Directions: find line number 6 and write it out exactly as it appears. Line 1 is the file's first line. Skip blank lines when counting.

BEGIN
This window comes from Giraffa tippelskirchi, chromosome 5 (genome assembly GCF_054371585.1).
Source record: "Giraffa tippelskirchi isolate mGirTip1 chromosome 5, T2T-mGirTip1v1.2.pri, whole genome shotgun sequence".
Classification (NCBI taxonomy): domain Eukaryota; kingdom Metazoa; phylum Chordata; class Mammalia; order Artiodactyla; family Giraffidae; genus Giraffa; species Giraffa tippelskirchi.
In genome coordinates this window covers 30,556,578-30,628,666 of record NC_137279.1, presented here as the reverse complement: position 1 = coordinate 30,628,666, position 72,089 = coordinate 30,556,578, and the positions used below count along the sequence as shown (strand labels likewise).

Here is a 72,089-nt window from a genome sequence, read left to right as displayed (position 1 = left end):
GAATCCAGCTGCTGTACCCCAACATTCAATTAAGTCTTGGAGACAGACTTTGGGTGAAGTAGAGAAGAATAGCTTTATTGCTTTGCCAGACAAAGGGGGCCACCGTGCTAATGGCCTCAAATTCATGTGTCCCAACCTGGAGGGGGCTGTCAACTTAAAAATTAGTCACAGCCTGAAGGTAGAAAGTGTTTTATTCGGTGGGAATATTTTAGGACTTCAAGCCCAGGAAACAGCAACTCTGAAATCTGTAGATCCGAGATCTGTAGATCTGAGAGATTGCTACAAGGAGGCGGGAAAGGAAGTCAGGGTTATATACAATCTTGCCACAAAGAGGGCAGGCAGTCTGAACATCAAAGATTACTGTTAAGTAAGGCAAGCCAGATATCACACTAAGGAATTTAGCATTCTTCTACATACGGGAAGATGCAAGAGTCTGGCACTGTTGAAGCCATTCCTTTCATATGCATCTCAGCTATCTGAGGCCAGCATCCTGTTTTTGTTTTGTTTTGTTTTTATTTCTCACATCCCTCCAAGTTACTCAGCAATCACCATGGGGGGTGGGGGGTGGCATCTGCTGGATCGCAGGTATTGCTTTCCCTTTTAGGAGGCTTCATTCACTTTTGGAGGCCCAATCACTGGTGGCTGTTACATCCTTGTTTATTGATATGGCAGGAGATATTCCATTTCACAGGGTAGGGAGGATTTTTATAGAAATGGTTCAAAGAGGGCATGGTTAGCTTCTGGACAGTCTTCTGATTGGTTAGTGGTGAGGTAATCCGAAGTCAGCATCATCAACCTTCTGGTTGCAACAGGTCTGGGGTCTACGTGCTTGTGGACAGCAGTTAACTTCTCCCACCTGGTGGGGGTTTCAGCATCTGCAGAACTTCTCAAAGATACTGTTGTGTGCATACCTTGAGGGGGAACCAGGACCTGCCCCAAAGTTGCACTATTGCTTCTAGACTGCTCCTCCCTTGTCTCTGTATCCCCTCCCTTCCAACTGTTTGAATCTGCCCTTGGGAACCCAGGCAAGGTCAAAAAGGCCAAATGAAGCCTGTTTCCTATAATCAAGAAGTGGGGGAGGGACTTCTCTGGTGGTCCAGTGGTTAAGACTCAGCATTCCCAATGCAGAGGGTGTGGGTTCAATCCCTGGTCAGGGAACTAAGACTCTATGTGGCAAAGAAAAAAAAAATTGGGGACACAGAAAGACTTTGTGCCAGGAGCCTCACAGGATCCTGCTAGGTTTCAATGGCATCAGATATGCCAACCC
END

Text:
GAATCCAGCTGCTGTACCCCAACATTCAATTAAGTCTTGGAGACAGACTTTGGGTGAAGTAGAGAAGAATAGCTTTATTGCTTTGCCAGACAAAGGGGGCCACCGTGCTAATGGCCTCAAATTCATGTGTCCCAACCTGGAGGGGGCTGTCAACTTAAAAATTAGTCACAGCCTGAAGGTAGAAAGTGTTTTATTCGGTGGGAATATTTTAGGACTTCAAGCCCAGGAAACAGCAACTCTGAAATCTGTAGATCCGAGATCTGTAGATCTGAGAGATTGCTACAAGGAGGCGGGAAAGGAAGTCAGGGTTATATACAATCTTGCCACAAAGAGGGCAGGCAGTCTGAACATCAAAGATTACTGTTAAGTAAGGCAAGCCAGATATCACACTAAGGAATTTAGCATTCTTCTACATACGGGAAGATGCAAGAGTCTGGCACTGTTGAAGCCATTCCTTTCATATGCATCTCAGCTATCTGAGGCCAGCATCCTGTTTTTGTTTTGTTTTGTTTTTATTTCTCACATCCCTCCAAGTTACTCAGCAATCACCATGGGGGGTGGGGGGTGGCATCTGCTGGATCGCAGGTATTGCTTTCCCTTTTAGGAGGCTTCATTCACTTTTGGAGGCCCAATCACTGGTGGCTGTTACATCCTTGTTTATTGATATGGCAGGAGATATTCCATTTCACAGGGTAGGGAGGATTTTTATAGAAATGGTTCAAAGAGGGCATGGTTAGCTTCTGGACAGTCTTCTGATTGGTTAGTGGTGAGGTAATCCGAAGTCAGCATCATCAACCTTCTGGTTGCAACAGGTCTGGGGTCTACGTGCTTGTGGACAGCAGTTAACTTCTCCCACCTGGTGGGGGTTTCAGCATCTGCAGAACTTCTCAAAGATACTGTTGTGTGCATACCTTGAGGGGGAACCAGGACCTGCCCCAAAGTTGCACTATTGCTTCTAGACTGCTCCTCCCTTGTCTCTGTATCCCCTCCCTTCCAACTGTTTGAATCTGCCCTTGGGAACCCAGGCAAGGTCAAAAAGGCCAAATGAAGCCTGTTTCCTATAATCAAGAAGTGGGGGAGGGACTTCTCTGGTGGTCCAGTGGTTAAGACTCAGCATTCCCAATGCAGAGGGTGTGGGTTCAATCCCTGGTCAGGGAACTAAGACTCTATGTGGCAAAGAAAAAAAAAATTGGGGACACAGAAAGACTTTGTGCCAGGAGCCTCACAGGATCCTGCTAGGTTTCAATGGCATCAGATATGCCAACCC